Reforms to the Supplemental Nutrition Assistance Program (SNAP) could result in several million poor Americans being denied benefits, according to a study by the Urban Institute.
The changes are the result of three separate rules promulgated by the Department of Agriculture that would prevent people who go on public assistance of any kind from automatically qualifying for the SNAP program. The new rules would also tighten work requirements and cap utility deductions.
A study by the Urban Institute released this week examined the three rules in combination for the first time and found that 3.7 million fewer people would receive SNAP in an average month, 2.2 million households would see their average monthly benefits drop by $127, more than 3 million others would see an average drop of $37 per month, and 982,000 students would lose access to free or reduced lunches.
“What we found is that overall the three proposed changes would reduce the number of households participating in SNAP by about 11 percent if this was implemented in 2018,” said Laura Wheaton, a senior fellow at the Urban Institute who conducted the study. “It’s about a 9.4 percent reduction in the number of people participating and about an 8 percent reduction in overall benefits.”
The Ag Department says that the changes would save taxpayers more than $4 billion a year.
I understand the goals of the new rules, but question whether they are adequately calibrated to reduce or deny benefits only to those who don’t deserve them. Would the truly poor and needy be impacted negatively by the changes?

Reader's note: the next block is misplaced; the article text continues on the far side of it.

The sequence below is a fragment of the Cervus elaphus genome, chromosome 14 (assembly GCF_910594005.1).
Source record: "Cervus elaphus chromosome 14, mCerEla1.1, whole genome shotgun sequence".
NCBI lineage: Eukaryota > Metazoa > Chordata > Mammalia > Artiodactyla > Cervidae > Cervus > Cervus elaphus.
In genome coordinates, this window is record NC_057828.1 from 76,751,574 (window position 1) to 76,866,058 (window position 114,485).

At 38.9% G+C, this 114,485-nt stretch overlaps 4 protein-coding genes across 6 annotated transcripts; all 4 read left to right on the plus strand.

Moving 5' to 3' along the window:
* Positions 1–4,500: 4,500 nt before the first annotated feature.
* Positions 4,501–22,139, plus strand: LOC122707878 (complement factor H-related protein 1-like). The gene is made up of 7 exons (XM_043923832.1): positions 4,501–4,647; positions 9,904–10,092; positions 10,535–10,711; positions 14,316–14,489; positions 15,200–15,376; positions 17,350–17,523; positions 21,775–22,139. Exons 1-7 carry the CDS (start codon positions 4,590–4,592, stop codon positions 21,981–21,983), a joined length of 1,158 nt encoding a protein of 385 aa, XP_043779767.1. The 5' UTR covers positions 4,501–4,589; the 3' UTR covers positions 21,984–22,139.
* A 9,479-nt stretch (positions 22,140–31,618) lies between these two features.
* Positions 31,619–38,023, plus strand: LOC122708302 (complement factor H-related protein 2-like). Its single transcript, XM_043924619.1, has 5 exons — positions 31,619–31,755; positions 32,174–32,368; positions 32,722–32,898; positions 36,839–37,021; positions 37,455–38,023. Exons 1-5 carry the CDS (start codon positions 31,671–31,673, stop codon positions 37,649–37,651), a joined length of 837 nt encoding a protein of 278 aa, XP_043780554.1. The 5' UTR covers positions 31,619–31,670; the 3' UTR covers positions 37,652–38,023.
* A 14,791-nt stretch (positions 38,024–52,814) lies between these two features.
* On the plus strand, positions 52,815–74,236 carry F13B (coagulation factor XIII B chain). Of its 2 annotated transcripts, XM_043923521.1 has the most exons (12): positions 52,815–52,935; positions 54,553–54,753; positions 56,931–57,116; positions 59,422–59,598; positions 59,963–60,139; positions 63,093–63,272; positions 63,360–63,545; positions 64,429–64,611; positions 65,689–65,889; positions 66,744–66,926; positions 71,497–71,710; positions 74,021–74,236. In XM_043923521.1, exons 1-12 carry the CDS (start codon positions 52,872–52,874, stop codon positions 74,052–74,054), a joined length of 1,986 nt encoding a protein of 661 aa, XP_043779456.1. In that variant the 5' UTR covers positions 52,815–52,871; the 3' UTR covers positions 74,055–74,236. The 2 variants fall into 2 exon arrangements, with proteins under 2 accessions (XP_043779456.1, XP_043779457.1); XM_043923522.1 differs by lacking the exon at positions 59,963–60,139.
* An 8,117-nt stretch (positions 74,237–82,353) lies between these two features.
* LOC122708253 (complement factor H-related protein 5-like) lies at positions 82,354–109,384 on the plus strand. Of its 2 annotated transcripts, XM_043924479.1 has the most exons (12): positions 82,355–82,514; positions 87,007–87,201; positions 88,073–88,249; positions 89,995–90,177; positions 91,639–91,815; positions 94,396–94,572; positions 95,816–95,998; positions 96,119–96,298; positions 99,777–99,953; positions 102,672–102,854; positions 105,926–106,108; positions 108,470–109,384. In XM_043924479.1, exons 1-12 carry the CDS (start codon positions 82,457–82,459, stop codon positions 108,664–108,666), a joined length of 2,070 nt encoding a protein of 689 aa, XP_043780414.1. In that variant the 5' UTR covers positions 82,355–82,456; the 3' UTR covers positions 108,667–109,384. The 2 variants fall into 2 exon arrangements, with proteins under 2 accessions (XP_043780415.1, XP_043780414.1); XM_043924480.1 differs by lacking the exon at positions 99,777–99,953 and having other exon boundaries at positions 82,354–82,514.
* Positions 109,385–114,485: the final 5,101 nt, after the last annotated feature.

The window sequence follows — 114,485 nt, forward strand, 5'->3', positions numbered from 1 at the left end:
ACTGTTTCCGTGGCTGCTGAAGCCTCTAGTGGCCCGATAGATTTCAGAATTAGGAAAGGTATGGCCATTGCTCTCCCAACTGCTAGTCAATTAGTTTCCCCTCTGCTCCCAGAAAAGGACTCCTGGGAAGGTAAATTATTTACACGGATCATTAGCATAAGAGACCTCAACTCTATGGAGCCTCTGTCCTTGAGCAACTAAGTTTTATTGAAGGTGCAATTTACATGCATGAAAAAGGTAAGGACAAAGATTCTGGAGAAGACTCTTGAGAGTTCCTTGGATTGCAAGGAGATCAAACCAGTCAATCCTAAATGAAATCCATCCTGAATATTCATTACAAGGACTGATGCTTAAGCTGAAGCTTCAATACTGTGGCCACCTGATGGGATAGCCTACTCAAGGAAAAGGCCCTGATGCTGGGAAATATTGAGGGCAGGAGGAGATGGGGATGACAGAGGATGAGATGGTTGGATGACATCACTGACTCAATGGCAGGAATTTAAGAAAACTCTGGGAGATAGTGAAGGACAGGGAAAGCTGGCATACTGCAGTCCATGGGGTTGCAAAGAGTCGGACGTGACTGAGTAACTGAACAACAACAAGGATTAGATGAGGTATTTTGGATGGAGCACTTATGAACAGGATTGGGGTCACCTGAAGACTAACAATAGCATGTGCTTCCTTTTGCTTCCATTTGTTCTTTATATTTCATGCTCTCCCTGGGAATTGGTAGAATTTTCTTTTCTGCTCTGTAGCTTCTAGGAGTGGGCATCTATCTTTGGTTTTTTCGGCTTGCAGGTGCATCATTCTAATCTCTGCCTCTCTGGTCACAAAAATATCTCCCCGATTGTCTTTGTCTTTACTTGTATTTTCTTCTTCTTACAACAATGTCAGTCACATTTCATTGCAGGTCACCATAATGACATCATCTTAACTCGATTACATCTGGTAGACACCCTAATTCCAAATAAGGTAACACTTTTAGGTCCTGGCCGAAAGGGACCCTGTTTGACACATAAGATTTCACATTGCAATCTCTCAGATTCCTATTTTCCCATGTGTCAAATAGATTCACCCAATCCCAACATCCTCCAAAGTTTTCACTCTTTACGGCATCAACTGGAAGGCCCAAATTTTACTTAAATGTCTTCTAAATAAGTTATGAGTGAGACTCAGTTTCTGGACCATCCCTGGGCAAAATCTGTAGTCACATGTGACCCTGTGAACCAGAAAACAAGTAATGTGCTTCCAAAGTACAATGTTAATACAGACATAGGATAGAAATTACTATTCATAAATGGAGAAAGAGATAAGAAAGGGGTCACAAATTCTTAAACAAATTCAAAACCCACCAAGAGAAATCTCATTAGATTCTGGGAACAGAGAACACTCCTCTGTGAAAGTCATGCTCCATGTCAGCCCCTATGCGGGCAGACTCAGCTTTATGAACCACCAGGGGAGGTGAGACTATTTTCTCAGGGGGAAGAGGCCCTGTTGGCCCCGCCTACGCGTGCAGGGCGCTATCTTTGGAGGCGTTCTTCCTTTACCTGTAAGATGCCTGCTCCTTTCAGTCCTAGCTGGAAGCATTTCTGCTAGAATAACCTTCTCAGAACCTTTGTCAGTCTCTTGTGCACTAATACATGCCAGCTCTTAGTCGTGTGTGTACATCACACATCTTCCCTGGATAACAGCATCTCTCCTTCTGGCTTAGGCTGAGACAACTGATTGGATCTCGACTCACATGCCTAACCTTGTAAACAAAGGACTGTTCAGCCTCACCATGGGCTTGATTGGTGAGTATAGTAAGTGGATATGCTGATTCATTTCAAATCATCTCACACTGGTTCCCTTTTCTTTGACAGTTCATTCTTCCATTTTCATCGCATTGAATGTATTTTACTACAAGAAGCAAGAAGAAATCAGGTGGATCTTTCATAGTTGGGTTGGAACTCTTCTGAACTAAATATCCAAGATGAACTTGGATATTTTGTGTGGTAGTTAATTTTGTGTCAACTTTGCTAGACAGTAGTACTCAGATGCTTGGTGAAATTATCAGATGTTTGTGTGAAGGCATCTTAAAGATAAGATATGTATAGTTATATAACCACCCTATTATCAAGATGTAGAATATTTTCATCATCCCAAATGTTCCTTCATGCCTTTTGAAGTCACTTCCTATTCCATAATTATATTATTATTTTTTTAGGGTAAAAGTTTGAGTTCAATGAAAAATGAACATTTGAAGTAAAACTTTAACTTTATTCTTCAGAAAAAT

I think it’s inevitable that people will slip through the cracks. But would the reforms really take benefits away from 3.7 million people who would ordinarily qualify? That simply doesn’t track with reality. The Urban Institute is a liberal think tank and this appears to be the only study of the new rules published to date.
Of more concern are those Americans who would experience greater “food insecurity” that has become an issue as food prices are rising much faster than SNAP benefits.
Craig Gundersen, an agricultural and consumer economics professor at the University of Illinois at Urbana-Champaign who has studied the program for more than two decades, said that about a million people could become food insecure because of the change. He added that 50 percent of those 3.7 million SNAP beneficiaries were already food insecure despite the assistance.
The changes, he said, would put many Americans in a worse position, increasing hunger and health issues. Each additional adult who becomes food insecure sees an additional $2,000 in healthcare costs, Gundersen explained.
“The essential goal of the program is to mitigate hunger and its consequences in the United States,” he said. “Anything that impedes SNAP of doing that is very problematic as it leads to food insecurity in our country.”
There are millions of people in SNAP who have no access to quality food at reasonable prices because of “food ghettos” in the inner city. They pay, on average, 33 percent more for food than those living within 10 miles of a grocery store. Obviously, the increased food expense causes a family to run out of benefits much quicker. There is also the question of educating SNAP beneficiaries in what foods to buy and how to eat healthy.
Simply handing people a couple hundred dollars a month and telling them to go shopping (at a non-existent grocery store) is a recipe for hunger. The point being, there is so much more involved in feeding people adequately than the SNAP program.